The Supreme Court Confronts a Public Health Challenge: Homeless Encampments

Homelessness is a soaring public health crisis, with a record 653,000 unhoused people in the United States, according to federal estimates. Tent and recreational vehicle encampments have exploded in recent years, crowding streets and sidewalks from Portland, Ore., to New York. In California, where roughly a third of all the nation’s homeless people live, doctors are scheduling appointments at encampments to treat widespread chronic disease, rampant drug abuse and mental illness — health conditions that worsen with homelessness.

In April, the U.S. Supreme Court will delve into an issue central to the plight of those living in homeless encampments: whether they can be fined or slapped with criminal charges for living or sleeping outdoors when there’s no shelter or housing available.

The situation on the streets is causing major political upheaval. In California, Gov. Gavin Newsom (D) is plowing $750 million into clearing encampments — with the elusive promise of shelter — while homeless advocates fight to stop it. But it’s a small city in Oregon called Grants Pass that took the battle to the Supreme Court.

City of Grants Pass v. Johnson centers on whether it’s cruel and unusual punishment to impose fines and criminal citations for camping or sleeping outside, which is against the law in many cities. Some homeless advocates fear the court’s conservative majority will give carte blanche to state and local officials to sweep encampments in the name of public health and safety.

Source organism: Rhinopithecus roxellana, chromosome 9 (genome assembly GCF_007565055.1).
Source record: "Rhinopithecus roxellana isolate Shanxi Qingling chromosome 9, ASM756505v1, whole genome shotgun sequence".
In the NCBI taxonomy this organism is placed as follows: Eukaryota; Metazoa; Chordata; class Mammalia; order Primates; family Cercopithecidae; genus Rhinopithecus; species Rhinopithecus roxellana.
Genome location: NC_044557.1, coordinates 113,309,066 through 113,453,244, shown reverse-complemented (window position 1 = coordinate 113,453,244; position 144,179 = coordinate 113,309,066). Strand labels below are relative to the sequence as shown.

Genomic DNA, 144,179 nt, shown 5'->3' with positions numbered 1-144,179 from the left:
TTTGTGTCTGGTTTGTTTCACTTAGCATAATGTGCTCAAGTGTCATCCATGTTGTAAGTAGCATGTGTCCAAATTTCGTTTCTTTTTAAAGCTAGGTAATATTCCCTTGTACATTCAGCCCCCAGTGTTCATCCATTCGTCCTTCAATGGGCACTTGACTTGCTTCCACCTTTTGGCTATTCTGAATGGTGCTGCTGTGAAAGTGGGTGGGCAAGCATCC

Newsom is asking California voters to approve a $6.4 billion bond to create thousands of new homeless housing units and behavioral health treatment beds to get people off the streets. But he argued in an amicus brief that clearing encampments should be allowed and that it can help provide services to unhoused people living in “inhumane conditions,” he said. “The courts have tied the hands of state and local governments.”

He and other public officials also argue that encampments harm public health; a 2016-2018 outbreak of hepatitis A in San Diego linked to homelessness resulted in nearly 600 infections and 20 deaths.

Yet a growing body of evidence suggests sweeps can worsen the health of people in encampments while causing turmoil in their lives and for the people trying to care for them — potentially costing taxpayer-funded Medicaid programs even more money.

A study published last year in JAMA also found that displacing homeless people from encampments can lead to higher hospitalizations — raising health-care costs — and cause serious infections and early death.

“Sweeps prolong homelessness — you can make them disappear from this corner or that corner, but they’re just going to appear somewhere else,” said Eric Tars, senior policy director for the National Homelessness Law Center. “If you want to follow public health approaches, what we need to be doing is getting more people into housing, which evidence shows improves health.”

Sweeps also hurt fragile relationships between homeless people and their caregivers.

“A lot of people on the streets with mental illness live with the fear that anyone who’s trying to help them might get them hospitalized against their will or put in jail,” said Hannah Wesolowski, chief advocacy officer for the National Alliance on Mental Illness. “So when encampments are being cleared by law enforcement, it totally upends people’s lives and violates that trust in a way that they’re going to be more resistant to help.”

But with housed Americans in both parties clamoring for their streets to be safer and cleaner, the health concerns of homeless people aren’t always a priority for politicians.

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